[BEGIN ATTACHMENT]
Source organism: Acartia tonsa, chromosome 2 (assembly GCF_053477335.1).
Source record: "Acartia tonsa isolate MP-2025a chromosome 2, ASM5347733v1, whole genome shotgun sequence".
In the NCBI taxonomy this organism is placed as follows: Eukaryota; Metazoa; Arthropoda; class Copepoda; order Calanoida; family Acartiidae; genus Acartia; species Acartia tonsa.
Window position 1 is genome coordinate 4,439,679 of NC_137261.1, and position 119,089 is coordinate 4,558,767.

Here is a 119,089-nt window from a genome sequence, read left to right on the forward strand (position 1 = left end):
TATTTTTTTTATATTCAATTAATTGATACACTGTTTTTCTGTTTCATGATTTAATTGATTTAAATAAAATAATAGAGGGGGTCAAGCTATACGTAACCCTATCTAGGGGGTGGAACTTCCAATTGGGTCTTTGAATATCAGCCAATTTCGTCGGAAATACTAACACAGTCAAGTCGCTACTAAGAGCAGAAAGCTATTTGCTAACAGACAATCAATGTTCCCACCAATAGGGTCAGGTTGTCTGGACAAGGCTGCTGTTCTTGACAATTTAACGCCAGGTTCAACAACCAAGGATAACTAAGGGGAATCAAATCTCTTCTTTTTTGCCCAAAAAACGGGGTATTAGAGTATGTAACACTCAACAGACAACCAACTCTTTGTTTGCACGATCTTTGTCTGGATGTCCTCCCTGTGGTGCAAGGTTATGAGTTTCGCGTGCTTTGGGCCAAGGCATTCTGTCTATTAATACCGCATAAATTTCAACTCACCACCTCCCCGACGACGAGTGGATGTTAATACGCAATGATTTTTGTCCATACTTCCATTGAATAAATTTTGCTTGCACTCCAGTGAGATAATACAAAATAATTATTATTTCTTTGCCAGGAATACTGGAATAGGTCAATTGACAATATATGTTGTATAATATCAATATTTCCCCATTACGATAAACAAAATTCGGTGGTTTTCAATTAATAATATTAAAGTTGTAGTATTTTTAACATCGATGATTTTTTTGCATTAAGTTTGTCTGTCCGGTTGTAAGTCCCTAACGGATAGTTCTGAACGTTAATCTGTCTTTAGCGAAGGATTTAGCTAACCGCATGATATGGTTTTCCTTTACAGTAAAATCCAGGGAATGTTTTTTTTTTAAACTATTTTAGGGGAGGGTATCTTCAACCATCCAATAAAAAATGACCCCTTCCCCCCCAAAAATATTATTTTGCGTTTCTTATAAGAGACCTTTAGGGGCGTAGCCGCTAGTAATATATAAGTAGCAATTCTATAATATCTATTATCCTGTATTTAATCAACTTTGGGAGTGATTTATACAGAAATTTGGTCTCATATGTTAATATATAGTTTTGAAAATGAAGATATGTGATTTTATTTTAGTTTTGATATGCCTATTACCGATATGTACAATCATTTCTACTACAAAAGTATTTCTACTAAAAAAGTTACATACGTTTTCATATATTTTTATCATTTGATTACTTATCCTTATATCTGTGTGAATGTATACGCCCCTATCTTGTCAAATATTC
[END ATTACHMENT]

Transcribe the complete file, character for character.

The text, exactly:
Source organism: Acartia tonsa, chromosome 2 (assembly GCF_053477335.1).
Source record: "Acartia tonsa isolate MP-2025a chromosome 2, ASM5347733v1, whole genome shotgun sequence".
In the NCBI taxonomy this organism is placed as follows: Eukaryota; Metazoa; Arthropoda; class Copepoda; order Calanoida; family Acartiidae; genus Acartia; species Acartia tonsa.
Window position 1 is genome coordinate 4,439,679 of NC_137261.1, and position 119,089 is coordinate 4,558,767.

Here is a 119,089-nt window from a genome sequence, read left to right on the forward strand (position 1 = left end):
TATTTTTTTTATATTCAATTAATTGATACACTGTTTTTCTGTTTCATGATTTAATTGATTTAAATAAAATAATAGAGGGGGTCAAGCTATACGTAACCCTATCTAGGGGGTGGAACTTCCAATTGGGTCTTTGAATATCAGCCAATTTCGTCGGAAATACTAACACAGTCAAGTCGCTACTAAGAGCAGAAAGCTATTTGCTAACAGACAATCAATGTTCCCACCAATAGGGTCAGGTTGTCTGGACAAGGCTGCTGTTCTTGACAATTTAACGCCAGGTTCAACAACCAAGGATAACTAAGGGGAATCAAATCTCTTCTTTTTTGCCCAAAAAACGGGGTATTAGAGTATGTAACACTCAACAGACAACCAACTCTTTGTTTGCACGATCTTTGTCTGGATGTCCTCCCTGTGGTGCAAGGTTATGAGTTTCGCGTGCTTTGGGCCAAGGCATTCTGTCTATTAATACCGCATAAATTTCAACTCACCACCTCCCCGACGACGAGTGGATGTTAATACGCAATGATTTTTGTCCATACTTCCATTGAATAAATTTTGCTTGCACTCCAGTGAGATAATACAAAATAATTATTATTTCTTTGCCAGGAATACTGGAATAGGTCAATTGACAATATATGTTGTATAATATCAATATTTCCCCATTACGATAAACAAAATTCGGTGGTTTTCAATTAATAATATTAAAGTTGTAGTATTTTTAACATCGATGATTTTTTTGCATTAAGTTTGTCTGTCCGGTTGTAAGTCCCTAACGGATAGTTCTGAACGTTAATCTGTCTTTAGCGAAGGATTTAGCTAACCGCATGATATGGTTTTCCTTTACAGTAAAATCCAGGGAATGTTTTTTTTTTAAACTATTTTAGGGGAGGGTATCTTCAACCATCCAATAAAAAATGACCCCTTCCCCCCCAAAAATATTATTTTGCGTTTCTTATAAGAGACCTTTAGGGGCGTAGCCGCTAGTAATATATAAGTAGCAATTCTATAATATCTATTATCCTGTATTTAATCAACTTTGGGAGTGATTTATACAGAAATTTGGTCTCATATGTTAATATATAGTTTTGAAAATGAAGATATGTGATTTTATTTTAGTTTTGATATGCCTATTACCGATATGTACAATCATTTCTACTACAAAAGTATTTCTACTAAAAAAGTTACATACGTTTTCATATATTTTTATCATTTGATTACTTATCCTTATATCTGTGTGAATGTATACGCCCCTATCTTGTCAAATATTC